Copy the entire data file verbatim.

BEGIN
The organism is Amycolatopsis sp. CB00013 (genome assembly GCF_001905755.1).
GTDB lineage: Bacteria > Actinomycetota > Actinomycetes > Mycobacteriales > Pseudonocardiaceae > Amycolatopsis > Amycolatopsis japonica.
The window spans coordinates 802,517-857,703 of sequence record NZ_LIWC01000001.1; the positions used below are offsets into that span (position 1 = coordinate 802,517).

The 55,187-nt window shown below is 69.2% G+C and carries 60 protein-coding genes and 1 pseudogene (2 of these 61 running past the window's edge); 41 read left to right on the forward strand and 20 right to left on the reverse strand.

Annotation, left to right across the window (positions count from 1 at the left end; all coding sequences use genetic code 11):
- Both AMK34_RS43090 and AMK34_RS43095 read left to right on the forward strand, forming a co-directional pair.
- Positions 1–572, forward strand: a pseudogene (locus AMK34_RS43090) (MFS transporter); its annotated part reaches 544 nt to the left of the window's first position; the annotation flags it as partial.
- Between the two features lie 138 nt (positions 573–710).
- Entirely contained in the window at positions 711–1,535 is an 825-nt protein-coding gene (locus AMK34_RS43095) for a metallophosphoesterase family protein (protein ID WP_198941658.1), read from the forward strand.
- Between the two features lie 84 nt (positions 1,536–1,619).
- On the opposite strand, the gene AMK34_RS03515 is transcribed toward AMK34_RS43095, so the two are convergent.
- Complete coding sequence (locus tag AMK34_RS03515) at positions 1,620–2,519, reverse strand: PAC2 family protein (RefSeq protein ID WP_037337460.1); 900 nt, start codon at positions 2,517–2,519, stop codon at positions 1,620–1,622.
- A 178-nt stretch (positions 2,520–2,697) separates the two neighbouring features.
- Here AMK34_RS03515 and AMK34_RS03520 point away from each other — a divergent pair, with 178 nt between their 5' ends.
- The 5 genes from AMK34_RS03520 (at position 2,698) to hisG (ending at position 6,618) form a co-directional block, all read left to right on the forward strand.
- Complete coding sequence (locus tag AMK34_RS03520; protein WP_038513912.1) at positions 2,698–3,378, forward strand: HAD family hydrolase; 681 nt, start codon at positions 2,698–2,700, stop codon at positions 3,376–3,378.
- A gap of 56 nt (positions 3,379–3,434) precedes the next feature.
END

The organism is Amycolatopsis sp. CB00013 (genome assembly GCF_001905755.1).
GTDB lineage: Bacteria > Actinomycetota > Actinomycetes > Mycobacteriales > Pseudonocardiaceae > Amycolatopsis > Amycolatopsis japonica.
The window spans coordinates 802,517-857,703 of sequence record NZ_LIWC01000001.1; the positions used below are offsets into that span (position 1 = coordinate 802,517).

The 55,187-nt window shown below is 69.2% G+C and carries 60 protein-coding genes and 1 pseudogene (2 of these 61 running past the window's edge); 41 read left to right on the forward strand and 20 right to left on the reverse strand.

Annotation, left to right across the window (positions count from 1 at the left end; all coding sequences use genetic code 11):
- Both AMK34_RS43090 and AMK34_RS43095 read left to right on the forward strand, forming a co-directional pair.
- Positions 1–572, forward strand: a pseudogene (locus AMK34_RS43090) (MFS transporter); its annotated part reaches 544 nt to the left of the window's first position; the annotation flags it as partial.
- Between the two features lie 138 nt (positions 573–710).
- Entirely contained in the window at positions 711–1,535 is an 825-nt protein-coding gene (locus AMK34_RS43095) for a metallophosphoesterase family protein (protein ID WP_198941658.1), read from the forward strand.
- Between the two features lie 84 nt (positions 1,536–1,619).
- On the opposite strand, the gene AMK34_RS03515 is transcribed toward AMK34_RS43095, so the two are convergent.
- Complete coding sequence (locus tag AMK34_RS03515) at positions 1,620–2,519, reverse strand: PAC2 family protein (RefSeq protein ID WP_037337460.1); 900 nt, start codon at positions 2,517–2,519, stop codon at positions 1,620–1,622.
- A 178-nt stretch (positions 2,520–2,697) separates the two neighbouring features.
- Here AMK34_RS03515 and AMK34_RS03520 point away from each other — a divergent pair, with 178 nt between their 5' ends.
- The 5 genes from AMK34_RS03520 (at position 2,698) to hisG (ending at position 6,618) form a co-directional block, all read left to right on the forward strand.
- Complete coding sequence (locus tag AMK34_RS03520; protein WP_038513912.1) at positions 2,698–3,378, forward strand: HAD family hydrolase; 681 nt, start codon at positions 2,698–2,700, stop codon at positions 3,376–3,378.
- A gap of 56 nt (positions 3,379–3,434) precedes the next feature.